The gardening methods I recommend, no dig with less rotation and ultimately less weeding, are great for youngsters in school.
For harvests in term time
If you have an indoor propagating facility, sowings can be made earlier than described below, but remember that somebody will need to look after any young plants at weekends and during holidays. These sowing dates are to give vegetables in term time, with no need for harvests or extra work in the summer holidays. Check my Organic Gardening book for further details of how to sow, spacings and other varieties to use.
Greenhouse sowings to fit school terms
In modules as described in my books:
January, peas for shoots
February, letttuce, spinach, beetroot, spring onion, early cabbage, calabrese, cauliflower
March, tomatoes etc if someone available to look after them in summer
April, winter squash
May, sweetcorn, Borlotti and Czar beans for dry beans
Early June, swede
Late June, beetroot and bulb fennel for planting just before end of summer term
Or you could source plants that are ready to be set out and this results in much faster and more reliable harvests. For example, check out http://www.organicplants.co.uk/ for a quote to provide seasonal plants.
Also have a look at http://www.proflowers.com/guide/beginners-guide-growing-flowers-organically
for great tips on organic flowers and also http://www.avasflowers.com/facts-about-flowers-for-kids
Outdoor sowings for schools
Broad beans, early varieties such as Aquadulce Claudia and Witkiem Manita, beans should be ready by July.
March, before Easter
Early potatoes – make sure you are planting an early variety – should be ready by June.
Beetroot – preferably Boltardy or an equivalent early variety, because summer beetroots such as Detroit risk bolting (running to seed) from sowing so early. First roots in late June (they are deliciously sweet), finish harvesting in July unless you want monster beetroot in autumn.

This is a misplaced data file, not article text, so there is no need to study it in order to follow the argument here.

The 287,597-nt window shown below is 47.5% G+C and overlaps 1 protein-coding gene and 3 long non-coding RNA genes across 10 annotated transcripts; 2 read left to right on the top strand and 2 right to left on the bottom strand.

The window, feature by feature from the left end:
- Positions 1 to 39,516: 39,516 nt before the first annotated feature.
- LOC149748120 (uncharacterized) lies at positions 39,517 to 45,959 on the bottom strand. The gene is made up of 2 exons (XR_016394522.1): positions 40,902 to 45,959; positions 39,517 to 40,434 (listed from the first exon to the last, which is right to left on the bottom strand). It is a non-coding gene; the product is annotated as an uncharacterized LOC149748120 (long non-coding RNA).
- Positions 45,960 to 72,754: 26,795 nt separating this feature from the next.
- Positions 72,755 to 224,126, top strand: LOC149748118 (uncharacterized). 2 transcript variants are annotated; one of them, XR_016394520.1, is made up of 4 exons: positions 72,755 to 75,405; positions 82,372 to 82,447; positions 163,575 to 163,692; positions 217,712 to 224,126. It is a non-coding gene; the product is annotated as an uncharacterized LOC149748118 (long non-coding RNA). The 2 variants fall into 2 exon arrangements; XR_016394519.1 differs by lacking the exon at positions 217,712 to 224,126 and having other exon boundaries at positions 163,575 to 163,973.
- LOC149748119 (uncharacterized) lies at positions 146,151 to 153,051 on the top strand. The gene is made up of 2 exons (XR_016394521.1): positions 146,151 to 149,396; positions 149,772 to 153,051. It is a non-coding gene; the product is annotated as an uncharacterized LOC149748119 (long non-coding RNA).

Parsnip – allow three or four weeks for germination, harvest from late September, sweetest flavour if left until the weather has been frosty.
Spinach – early varieties such as Tarpy and Bloomsdale – check the small print as some varieties are for summer sowing, since they grow best in autumn as days shorten. Harvest in May and June.
Radish – the fastest vegetable of all, milder when eaten young. Harvest late April & May.
Spring onions – choice of white & red varieties, harvest June.
Onion – but lifting time is late July to early September, although they should store until late winter.
Peas (from late March to mid April) – check varietal description to fit your desires, depending on variety harvest from about mid June, most should be picked by late July.
Lettuce – for picking from May onwards as loose leaves or from mid June as hearts.
More of any of the above, although spinach sown after mid April tends to bolt before giving many leaves, and radish leaves will be more damaged by flea beetles (lots of tiny holes).
Carrots – the easiest variety for April is Early Nantes and keep them well weeded. Harvest July, possibly a few thinnings in June if not sown too thickly.